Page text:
Time-lapse fluorescence microscopy of single, growing Bacillus subtilis cells with 2-12 s time resolution reveals the mechanisms of antimicrobial peptide (AMP) action on a Gram-positive species with unprecedented detail. For the human cathelicidin LL-37 attacking B. subtilis, the symptoms of antimicrobial stress differ dramatically depending on the bulk AMP concentration. At 2 μM LL-37, the mean single-cell growth rate decreases, but membrane permeabilization does not occur. At 4 μM LL-37, cells abruptly shrink in size at the same time that Sytox Green enters the cytoplasm and stains the nucleoids. We interpret the shrinkage event as loss of turgor pressure (and presumably the membrane potential) due to permeabilization of the membrane. Movies of Sytox Green staining at 0.5 frame/s show that nucleoid staining is initially local, more consistent with pore formation than with global permeabilization models. In a novel "growth recovery" assay, cells are incubated with LL-37 for a variable period and then rinsed with fresh growth medium lacking LL-37. The growth rate attenuation observed at 2 μM LL-37 is a recoverable symptom, while the abrupt cell shrinkage observed at 4 μM LL-37 is not. © 2013 Elsevier B.V.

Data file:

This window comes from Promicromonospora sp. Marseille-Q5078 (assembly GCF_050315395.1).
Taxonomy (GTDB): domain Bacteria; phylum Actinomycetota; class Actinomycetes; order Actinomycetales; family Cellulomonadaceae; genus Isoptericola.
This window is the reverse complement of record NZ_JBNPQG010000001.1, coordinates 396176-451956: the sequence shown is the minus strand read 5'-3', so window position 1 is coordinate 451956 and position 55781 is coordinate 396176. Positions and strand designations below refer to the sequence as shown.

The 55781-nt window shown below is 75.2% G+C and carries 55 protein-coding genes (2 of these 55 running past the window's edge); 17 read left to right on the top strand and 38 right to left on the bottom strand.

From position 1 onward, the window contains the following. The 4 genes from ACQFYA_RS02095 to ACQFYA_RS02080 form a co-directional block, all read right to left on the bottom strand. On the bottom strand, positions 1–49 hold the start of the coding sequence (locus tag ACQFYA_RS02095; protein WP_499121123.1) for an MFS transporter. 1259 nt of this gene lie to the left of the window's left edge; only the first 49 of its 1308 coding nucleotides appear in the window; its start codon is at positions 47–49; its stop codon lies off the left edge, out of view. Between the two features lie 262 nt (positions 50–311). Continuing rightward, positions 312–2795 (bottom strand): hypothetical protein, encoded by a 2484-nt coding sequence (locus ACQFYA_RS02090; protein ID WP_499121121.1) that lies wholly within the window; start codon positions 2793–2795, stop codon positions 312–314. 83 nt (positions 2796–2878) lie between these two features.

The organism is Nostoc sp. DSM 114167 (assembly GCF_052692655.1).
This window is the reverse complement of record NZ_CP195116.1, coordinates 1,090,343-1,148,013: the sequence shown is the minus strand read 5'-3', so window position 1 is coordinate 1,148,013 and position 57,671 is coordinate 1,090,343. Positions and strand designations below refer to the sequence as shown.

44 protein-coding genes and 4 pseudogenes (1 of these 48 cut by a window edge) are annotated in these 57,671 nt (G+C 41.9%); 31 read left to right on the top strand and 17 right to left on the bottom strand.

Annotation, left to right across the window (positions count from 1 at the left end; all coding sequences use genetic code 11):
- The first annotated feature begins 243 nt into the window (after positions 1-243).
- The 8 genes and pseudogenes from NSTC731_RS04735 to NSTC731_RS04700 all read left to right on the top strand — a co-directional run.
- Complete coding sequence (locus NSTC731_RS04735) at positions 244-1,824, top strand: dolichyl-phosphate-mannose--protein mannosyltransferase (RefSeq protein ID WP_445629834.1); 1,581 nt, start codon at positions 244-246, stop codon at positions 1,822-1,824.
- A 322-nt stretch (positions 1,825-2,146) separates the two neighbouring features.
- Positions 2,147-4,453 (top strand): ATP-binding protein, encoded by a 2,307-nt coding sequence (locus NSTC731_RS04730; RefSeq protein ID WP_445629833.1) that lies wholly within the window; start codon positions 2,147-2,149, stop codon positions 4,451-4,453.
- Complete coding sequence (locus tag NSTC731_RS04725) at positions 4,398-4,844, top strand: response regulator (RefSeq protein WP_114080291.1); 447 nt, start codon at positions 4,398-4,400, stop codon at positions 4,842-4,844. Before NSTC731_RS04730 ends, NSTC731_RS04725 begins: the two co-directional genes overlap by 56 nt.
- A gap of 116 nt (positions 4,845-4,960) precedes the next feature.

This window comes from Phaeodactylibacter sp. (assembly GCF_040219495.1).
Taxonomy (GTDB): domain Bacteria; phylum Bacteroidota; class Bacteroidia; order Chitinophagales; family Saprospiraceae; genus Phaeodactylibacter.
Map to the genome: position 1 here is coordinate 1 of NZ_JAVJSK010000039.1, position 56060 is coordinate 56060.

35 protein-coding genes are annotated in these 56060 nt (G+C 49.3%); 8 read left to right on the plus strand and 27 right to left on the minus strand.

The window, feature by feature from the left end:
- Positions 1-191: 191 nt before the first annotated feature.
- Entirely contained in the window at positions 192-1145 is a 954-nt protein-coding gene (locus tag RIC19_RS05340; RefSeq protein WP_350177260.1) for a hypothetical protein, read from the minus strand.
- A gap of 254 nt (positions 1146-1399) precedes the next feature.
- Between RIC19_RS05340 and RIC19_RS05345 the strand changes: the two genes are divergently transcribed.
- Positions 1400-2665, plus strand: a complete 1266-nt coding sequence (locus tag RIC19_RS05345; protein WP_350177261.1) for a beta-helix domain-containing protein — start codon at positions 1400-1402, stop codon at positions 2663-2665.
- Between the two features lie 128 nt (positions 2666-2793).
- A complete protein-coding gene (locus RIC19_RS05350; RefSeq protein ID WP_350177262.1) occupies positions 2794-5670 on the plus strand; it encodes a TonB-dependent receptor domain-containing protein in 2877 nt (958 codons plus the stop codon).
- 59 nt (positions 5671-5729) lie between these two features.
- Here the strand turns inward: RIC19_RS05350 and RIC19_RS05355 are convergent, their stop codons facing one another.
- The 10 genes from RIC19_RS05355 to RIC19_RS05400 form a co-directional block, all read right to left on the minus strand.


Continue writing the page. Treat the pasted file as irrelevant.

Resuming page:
Barns, K. J., & Weisshaar, J. C. (2013). Real-time attack of LL-37 on single Bacillus subtilis cells. Biochimica et Biophysica Acta - Biomembranes, 1828(6), 1511–1520. https://doi.org/10.1016/j.bbamem.2013.02.011